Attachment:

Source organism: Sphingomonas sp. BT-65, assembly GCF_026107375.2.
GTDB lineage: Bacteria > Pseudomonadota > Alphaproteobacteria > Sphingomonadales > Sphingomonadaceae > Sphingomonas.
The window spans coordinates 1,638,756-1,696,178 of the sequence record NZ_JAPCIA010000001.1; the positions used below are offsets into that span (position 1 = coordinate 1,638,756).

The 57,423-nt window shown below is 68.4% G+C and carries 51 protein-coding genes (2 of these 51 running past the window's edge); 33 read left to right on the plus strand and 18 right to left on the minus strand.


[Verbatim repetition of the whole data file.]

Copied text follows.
Source organism: Sphingomonas sp. BT-65, assembly GCF_026107375.2.
GTDB lineage: Bacteria > Pseudomonadota > Alphaproteobacteria > Sphingomonadales > Sphingomonadaceae > Sphingomonas.
The window spans coordinates 1,638,756-1,696,178 of the sequence record NZ_JAPCIA010000001.1; the positions used below are offsets into that span (position 1 = coordinate 1,638,756).

The 57,423-nt window shown below is 68.4% G+C and carries 51 protein-coding genes (2 of these 51 running past the window's edge); 33 read left to right on the plus strand and 18 right to left on the minus strand.